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The Growing GILT Program at The University of Texas at Arlington

On Friday, I had the opportunity to teach a class at the University of Texas at Arlington in Texas. The class was on the Importance of Relationships in Vendor Management. The audience was 3rd and 4th-year students in the University’s Globalization, Internationalization, Localization, and Translation (GILT) Program. The program is run by Dr. Pete Smith, Henry Anderson, and Blake Carpenter.

As someone who once aspired to professional education in my career, it was great to stand in front of students who would soon work in our industry discussing a subject I am passionate about. Over breakfast Friday morning, Blake talked about the importance of second language acquisition and driving home that it is not what the student can do with the language, but what the language does for the student. There is no position in corporate America that does not benefit from bilingualism in a prime language. Even specialists within languages of lesser diffusion have opportunities. Over lunch, Henry, the Department’s Computational Linguist, talked about the disappearance of up to 700 Aboriginal languages within the next 30-40 years in Australia, none of which will be documented. Blake brought the conversation back to the importance of applied knowledge. Education is nothing without application.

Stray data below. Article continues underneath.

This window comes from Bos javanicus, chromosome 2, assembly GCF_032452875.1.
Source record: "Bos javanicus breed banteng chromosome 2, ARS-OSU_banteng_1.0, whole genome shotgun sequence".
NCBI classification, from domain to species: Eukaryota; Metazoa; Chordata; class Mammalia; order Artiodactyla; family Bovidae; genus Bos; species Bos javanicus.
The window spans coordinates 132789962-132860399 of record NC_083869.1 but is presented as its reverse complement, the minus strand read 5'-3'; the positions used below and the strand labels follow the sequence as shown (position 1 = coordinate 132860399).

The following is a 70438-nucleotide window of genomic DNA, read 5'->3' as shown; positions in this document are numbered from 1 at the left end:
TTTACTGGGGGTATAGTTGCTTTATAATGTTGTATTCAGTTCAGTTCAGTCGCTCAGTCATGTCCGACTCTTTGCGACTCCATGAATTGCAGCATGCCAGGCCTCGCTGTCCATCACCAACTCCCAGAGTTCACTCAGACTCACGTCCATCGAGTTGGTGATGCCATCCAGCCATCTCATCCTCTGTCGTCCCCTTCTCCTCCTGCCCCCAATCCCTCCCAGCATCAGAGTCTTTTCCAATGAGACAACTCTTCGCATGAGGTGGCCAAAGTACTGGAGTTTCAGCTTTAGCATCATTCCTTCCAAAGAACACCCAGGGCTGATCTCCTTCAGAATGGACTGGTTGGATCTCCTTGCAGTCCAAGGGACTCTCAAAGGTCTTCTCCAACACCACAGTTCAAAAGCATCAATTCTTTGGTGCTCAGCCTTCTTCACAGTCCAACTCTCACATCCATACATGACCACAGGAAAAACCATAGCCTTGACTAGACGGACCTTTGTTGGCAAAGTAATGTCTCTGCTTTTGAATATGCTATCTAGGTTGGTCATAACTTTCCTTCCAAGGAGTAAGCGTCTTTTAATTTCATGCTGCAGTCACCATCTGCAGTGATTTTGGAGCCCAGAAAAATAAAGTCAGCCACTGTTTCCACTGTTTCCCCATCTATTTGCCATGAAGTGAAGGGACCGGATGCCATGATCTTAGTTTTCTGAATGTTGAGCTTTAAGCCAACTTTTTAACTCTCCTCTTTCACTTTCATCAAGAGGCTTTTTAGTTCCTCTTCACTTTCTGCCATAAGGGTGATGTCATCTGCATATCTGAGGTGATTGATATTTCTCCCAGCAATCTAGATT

When class started, the room was full of students who spoke French, German, Arabic, Spanish, Russian and Swahili. All of them had enrolled to get a minor in GILT. The program focuses on theory, real-world application, and technologies. What was great was to receive questions from future employees, advocates, and linguists who will drive our industry forward. The hour went far too quickly.

After I had presented, Dr. Smith broke us up into smaller groups to answer as many questions as we could focusing on operations, sales, and the industry as a whole. Afterward, Dr. Smith, Henry, and Blake hosted graduating students in a private lunch with our team.

It’s difficult to get out of the office and give back, especially when you focus on deadlines and growth. Friday, reminded me why it’s so important. It’s rejuvenating. It’s a breath of fresh air and vital to our industry’s growth.

To everyone at the University of Texas at Arlington thank you! Our team greatly appreciates your hospitality. It was a pleasure to meet each of you. We look forward to seeing you again soon!

Respectfully,

Michael Bearden

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